The difference between part-time and casual work

In the South African working sector, The Basic Conditions of Employment Act (BCEA) protects working individuals, including those working part-time or temporarily.


Casual workers in South Africa


Under the laws of the Basic Conditions of Employment Act,workers fit the profile, hence are protected, if they work for more than 24 hours a month. This means protocols are implemented to protect the worker in much the same way that the BCEA protects workers with permanent positions.


Workers who are exceptions and to whom certain laws do not apply include unpaid volunteers for charitable organisations, those working at sea (though they are protected by the Merchant Shipping Act), certain companies with fewer than ten employees, and members of national organisations like the South African National Defence Force or the South African Secret Service.


The minimum wage for casual workers is determined by the industry and is usually in line with that of permanent employees. Casual workers are granted the same holiday allocation as permanent staff. This is stipulated by the BCEA as a minimum of one day of leave for every seventeen days that have been worked. If this is not applicable, the same applies in terms of hours; for every seventeen hours worked, the worker gets one hour off.


Part-time workers in South Africa


Part-time workers in South Africa are those that work less than the average 45 hours a month.So if one works between 30 and 35 hours every month, one’s employment could be considered part-time. You will still be issued a contract and labour laws still apply if you have a fixed employment period whether it be mornings, nights, weekends or even one day per week.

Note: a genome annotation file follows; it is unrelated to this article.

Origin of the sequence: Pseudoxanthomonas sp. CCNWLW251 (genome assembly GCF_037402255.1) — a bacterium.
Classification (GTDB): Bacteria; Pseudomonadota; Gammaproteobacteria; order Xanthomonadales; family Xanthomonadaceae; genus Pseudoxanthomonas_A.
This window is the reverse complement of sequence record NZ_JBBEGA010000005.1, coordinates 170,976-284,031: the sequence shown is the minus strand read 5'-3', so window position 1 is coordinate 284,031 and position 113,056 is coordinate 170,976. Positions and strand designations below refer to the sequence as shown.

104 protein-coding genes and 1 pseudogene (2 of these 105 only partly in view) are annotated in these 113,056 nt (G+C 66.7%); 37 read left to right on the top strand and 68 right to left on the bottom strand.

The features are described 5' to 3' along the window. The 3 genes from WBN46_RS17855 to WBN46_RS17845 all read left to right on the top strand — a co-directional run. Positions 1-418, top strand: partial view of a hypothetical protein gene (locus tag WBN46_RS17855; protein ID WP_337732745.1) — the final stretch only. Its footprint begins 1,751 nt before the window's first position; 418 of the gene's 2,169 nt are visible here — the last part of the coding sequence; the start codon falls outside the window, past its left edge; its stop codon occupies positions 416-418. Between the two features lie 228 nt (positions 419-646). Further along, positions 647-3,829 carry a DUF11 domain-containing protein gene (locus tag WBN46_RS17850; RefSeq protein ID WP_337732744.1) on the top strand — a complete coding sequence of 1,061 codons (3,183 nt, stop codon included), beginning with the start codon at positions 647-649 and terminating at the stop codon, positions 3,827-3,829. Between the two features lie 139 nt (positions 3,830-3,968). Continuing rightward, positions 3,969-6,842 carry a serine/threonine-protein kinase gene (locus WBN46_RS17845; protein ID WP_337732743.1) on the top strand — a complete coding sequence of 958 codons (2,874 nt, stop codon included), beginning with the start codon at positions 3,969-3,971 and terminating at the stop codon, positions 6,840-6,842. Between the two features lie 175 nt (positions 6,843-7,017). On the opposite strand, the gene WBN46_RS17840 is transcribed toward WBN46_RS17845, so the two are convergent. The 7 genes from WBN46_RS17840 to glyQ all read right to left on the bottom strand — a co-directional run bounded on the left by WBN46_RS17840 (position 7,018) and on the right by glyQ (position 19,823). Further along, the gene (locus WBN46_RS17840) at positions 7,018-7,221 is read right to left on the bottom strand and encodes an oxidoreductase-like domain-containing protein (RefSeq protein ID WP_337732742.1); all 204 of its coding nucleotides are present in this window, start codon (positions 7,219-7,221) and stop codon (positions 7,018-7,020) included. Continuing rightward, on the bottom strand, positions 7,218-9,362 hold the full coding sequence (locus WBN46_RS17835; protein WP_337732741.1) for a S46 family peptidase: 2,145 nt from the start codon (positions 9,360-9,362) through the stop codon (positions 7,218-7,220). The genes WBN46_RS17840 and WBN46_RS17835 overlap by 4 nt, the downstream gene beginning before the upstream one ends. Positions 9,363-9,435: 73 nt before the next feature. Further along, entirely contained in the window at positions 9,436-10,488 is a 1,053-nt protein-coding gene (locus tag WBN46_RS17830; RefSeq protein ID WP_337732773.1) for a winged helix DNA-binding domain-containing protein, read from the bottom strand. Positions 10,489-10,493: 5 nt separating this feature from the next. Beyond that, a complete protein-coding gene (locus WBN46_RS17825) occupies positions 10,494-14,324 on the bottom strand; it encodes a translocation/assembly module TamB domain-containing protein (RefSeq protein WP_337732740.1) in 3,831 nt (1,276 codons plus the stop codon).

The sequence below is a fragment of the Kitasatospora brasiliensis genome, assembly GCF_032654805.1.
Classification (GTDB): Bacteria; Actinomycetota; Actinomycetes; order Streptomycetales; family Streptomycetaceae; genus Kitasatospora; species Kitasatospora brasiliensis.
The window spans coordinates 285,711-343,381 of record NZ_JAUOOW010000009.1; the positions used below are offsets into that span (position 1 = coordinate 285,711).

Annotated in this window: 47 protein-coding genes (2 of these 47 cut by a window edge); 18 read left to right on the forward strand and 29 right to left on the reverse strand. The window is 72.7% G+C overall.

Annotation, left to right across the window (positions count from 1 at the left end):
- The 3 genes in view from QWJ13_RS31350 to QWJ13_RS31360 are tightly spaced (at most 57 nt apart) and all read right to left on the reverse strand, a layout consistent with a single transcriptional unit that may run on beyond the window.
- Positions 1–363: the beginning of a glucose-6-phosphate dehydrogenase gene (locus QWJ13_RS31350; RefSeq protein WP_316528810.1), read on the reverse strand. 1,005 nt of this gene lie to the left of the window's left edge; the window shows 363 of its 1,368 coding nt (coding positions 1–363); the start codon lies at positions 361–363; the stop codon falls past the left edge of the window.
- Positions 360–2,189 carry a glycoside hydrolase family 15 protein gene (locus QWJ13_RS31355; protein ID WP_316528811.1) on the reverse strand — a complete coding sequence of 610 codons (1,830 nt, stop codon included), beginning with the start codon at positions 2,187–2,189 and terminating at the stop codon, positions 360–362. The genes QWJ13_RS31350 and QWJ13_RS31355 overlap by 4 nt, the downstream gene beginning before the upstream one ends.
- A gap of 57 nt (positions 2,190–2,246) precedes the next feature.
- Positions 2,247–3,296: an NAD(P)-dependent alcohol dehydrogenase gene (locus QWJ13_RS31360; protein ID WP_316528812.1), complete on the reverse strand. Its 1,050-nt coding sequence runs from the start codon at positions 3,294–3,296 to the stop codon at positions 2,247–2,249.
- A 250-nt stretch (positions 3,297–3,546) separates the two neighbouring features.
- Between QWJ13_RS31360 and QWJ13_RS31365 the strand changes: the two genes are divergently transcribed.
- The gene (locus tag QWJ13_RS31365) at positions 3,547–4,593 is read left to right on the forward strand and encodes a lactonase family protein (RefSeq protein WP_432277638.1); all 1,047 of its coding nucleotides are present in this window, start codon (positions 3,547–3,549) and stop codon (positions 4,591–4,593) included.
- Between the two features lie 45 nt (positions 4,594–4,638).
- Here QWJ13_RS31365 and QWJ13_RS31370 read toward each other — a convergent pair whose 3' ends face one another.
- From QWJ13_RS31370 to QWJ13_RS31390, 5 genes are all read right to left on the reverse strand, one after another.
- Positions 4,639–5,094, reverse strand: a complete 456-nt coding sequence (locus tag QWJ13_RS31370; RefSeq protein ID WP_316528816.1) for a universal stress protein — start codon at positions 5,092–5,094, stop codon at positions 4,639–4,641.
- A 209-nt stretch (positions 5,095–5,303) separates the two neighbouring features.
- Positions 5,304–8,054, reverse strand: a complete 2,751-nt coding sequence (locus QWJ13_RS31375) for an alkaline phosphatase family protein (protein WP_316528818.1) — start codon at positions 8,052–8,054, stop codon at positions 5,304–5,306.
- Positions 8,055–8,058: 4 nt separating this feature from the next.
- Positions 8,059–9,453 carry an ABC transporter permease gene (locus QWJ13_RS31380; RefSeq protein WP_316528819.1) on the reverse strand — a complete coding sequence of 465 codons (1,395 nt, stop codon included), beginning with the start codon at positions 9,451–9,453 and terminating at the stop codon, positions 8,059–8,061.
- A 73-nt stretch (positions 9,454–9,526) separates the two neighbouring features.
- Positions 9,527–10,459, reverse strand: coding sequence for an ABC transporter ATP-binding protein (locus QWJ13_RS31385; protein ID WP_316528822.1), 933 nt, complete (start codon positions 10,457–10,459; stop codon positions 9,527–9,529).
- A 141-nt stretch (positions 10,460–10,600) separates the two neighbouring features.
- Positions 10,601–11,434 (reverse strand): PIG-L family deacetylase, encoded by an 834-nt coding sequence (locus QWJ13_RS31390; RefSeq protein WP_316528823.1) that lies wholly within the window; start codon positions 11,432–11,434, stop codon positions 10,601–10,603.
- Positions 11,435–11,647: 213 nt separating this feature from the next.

If you have the necessary employment contract you are under the protection of the Labour Relations Act and the Basic Conditions of Employment Act. Part-time employees are also immediately protected by the minimum standards set by the BCEA if they work for more than 24 hours per month.


A part-time employee is only distinguished from a permanent employee by the time worked, which is notably less time than that worked by a permanent employee at the same company. Part-time employees must be offered the same work-place opportunities as permanent employees when it comes to training and development and they should only be treated differently if it is justifiable by law. For example a promotion might be awarded to a full-time employee due to the fact that he or she is simply more experienced or produces a better quality of work – not because the employee is a permanent staff member.


Knowing the rights of your employees is crucial to running a successful business. If these are at all unclear or if you require legal services to settle a dispute, contact SERR Synergy for assistance in the form of labour relations for business services.

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